Percy vs Goliath looks to be, if not a no-brainer, then certainly a film that simply has to stick to the factual account, join the dots and come out the other side to triumph.
The story of Canadian corn farmer Percy Schmeiser is well known at home, and I gather in the wider agri-business community. He prides himself on providing his own seeds, and not buying them from the only alternative, the Monsanto corporation.
Even townies like me have heard of Monsanto, though generally in the context of “genetically modified crops”. They’re huge, and they didn’t get huge by letting anyone get away with any hanky-panky.
Monsanto accuses Percy of deliberately stealing their seeds, and ruthlessly set out to shut him down. They’re not above bullying the Schmeisers’ neighbours into putting pressure on Percy.
Percy is appalled and hotly denies everything.
So there’s Percy, pretty much on his own, with one lowly local lawyer. And there’s Monsanto, with a seemingly endless team of lawyers and investigators up against him.
In other words, Percy vs Goliath.
Percy is played by eccentric song and dance man Christopher Walken, one of the last people you’d pick to play a salt-of-the-earth farmer.
But it turns out he does dogged determination rather well.
Playing Jackson the town lawyer, slightly out of his depth, is another city slicker, Zach Braff.
I can’t remember the last time I’ve seen former child star Christina Ricci, but she shows up as a Greenie activist called Rebecca.
The former Wednesday from the Addams Family movies – I have fond memories of her classmates saying “Make her stop smiling – she’s scaring us!” – has reinvented herself here as an upbeat, Sally Field type.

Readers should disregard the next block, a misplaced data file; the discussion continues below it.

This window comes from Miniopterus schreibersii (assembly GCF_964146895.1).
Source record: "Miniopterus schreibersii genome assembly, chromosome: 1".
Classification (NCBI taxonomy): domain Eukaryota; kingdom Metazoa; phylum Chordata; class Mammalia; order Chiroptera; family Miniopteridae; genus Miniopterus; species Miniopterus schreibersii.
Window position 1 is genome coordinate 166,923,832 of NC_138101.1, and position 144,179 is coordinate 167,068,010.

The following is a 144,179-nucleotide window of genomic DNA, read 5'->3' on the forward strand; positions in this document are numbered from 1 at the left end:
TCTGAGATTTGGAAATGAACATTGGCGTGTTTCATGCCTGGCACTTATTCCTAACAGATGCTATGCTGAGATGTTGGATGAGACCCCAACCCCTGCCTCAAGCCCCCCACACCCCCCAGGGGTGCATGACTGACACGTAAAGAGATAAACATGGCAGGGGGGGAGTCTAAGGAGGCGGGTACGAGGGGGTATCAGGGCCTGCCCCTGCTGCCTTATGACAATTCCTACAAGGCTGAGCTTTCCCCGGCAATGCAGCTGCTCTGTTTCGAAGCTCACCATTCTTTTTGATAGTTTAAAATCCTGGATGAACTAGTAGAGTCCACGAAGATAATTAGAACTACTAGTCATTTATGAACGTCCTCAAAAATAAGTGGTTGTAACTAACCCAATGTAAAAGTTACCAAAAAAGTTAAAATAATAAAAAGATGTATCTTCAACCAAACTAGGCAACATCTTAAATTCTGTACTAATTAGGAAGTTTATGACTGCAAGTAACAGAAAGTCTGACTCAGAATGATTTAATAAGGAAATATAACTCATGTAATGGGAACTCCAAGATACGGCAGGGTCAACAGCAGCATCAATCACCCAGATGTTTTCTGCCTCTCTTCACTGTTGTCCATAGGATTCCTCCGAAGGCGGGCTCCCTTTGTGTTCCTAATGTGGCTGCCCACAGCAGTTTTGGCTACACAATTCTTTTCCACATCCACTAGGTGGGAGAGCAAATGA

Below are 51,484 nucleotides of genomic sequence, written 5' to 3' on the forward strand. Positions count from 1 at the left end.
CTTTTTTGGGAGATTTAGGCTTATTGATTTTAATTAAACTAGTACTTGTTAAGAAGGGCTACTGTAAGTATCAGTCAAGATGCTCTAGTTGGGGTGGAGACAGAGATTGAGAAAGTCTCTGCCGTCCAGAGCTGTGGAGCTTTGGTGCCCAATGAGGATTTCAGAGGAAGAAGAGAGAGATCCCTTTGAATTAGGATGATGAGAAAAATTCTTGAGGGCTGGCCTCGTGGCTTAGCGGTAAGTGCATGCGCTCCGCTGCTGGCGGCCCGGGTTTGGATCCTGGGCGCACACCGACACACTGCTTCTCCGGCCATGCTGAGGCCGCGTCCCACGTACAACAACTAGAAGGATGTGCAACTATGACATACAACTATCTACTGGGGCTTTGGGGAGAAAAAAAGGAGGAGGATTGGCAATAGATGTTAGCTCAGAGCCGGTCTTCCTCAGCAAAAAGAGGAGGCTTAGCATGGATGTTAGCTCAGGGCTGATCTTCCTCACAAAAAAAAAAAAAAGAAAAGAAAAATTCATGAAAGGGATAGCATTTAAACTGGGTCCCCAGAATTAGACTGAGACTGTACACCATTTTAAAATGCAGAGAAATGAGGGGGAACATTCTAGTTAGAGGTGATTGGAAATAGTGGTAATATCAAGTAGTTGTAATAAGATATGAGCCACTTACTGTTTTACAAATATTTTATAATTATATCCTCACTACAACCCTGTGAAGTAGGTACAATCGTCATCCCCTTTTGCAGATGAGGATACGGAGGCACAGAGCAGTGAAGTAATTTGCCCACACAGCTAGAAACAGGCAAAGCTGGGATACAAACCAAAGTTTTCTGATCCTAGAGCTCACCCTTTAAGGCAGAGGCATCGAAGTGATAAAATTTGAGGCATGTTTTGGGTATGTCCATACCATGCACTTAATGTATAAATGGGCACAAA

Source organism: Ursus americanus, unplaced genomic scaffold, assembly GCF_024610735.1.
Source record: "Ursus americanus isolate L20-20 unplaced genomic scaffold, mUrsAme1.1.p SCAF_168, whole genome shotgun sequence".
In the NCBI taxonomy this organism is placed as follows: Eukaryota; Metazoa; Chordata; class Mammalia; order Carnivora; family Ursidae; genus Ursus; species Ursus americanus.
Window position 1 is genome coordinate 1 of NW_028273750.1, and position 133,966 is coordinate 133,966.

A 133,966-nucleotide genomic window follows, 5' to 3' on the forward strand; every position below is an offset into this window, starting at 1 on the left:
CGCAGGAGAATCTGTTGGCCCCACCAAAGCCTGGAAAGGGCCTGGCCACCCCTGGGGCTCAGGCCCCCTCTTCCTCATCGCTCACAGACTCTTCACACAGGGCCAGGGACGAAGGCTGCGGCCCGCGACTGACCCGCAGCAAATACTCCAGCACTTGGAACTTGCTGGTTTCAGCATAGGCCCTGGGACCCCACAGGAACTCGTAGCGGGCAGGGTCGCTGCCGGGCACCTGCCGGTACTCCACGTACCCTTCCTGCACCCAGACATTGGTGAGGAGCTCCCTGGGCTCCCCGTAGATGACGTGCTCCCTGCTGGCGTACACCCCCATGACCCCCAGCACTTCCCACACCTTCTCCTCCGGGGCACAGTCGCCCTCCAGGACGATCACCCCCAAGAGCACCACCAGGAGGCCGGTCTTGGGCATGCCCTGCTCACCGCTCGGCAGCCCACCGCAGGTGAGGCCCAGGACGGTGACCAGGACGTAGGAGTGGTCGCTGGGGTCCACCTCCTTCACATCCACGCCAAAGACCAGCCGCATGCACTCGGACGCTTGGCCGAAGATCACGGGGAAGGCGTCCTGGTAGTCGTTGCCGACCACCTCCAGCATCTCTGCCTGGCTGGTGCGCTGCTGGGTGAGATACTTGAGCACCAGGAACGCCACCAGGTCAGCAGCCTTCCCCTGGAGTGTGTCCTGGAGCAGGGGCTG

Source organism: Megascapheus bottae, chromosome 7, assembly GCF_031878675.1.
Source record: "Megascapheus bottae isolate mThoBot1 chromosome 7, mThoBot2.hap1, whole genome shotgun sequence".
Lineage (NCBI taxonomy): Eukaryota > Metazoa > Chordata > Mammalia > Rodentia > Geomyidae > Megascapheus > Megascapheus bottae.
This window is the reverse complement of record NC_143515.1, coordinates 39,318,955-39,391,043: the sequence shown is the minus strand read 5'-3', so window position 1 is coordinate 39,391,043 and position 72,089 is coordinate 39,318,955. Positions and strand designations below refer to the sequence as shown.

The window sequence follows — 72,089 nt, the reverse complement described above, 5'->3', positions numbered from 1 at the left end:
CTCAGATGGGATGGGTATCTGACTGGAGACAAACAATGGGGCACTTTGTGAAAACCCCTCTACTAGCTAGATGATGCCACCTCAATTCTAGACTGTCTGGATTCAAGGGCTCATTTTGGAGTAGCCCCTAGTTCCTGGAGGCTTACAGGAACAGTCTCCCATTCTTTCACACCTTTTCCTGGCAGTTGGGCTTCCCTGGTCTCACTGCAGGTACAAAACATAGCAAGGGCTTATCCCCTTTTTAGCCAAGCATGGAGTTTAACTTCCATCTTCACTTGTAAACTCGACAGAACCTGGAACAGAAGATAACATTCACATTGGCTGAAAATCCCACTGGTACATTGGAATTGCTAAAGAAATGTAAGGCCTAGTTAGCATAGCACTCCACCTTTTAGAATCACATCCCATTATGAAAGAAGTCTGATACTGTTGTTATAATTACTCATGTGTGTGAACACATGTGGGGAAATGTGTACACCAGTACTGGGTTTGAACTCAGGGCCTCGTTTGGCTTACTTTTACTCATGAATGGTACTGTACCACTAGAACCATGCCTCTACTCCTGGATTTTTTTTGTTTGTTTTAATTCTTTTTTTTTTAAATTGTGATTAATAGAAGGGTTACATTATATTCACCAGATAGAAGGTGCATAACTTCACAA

Rebecca offers to get people behind Percy if he goes public. Not Percy’s strong suit, normally.
But he shows up at town meetings round the country, and to his wife’s surprise, turns out to be rather good at it.
It seems there are a lot of farmers out there who’ve been bullied by companies like Monsanto for years. And not just in Canada.
Percy vs Goliath is pretty much what you’d expect from the time-honoured genre of the Little Man sticking it to Big Bad Business.
I mean, the title alone implies there will be fist-pumping by the end!
But the case isn’t quite as simple as it sounds, and you’re required to know something of the politics of not just seed copyright laws, but the whole Genetic Modified Crops thing.
Very recently, GM was a hot topic – partly because it looked as if the near-monopoly Monsanto was too big to fight. But they weren’t, and it was cases like this that gave them pause.
For the seed-savers, the anti-GM activists, and farmers around the world, the case of Percy taking on Goliath was a big, important deal.
For passing trade like your humble servant, Percy vs Goliath is a well enough made story whose significance I’ll have to take their word on.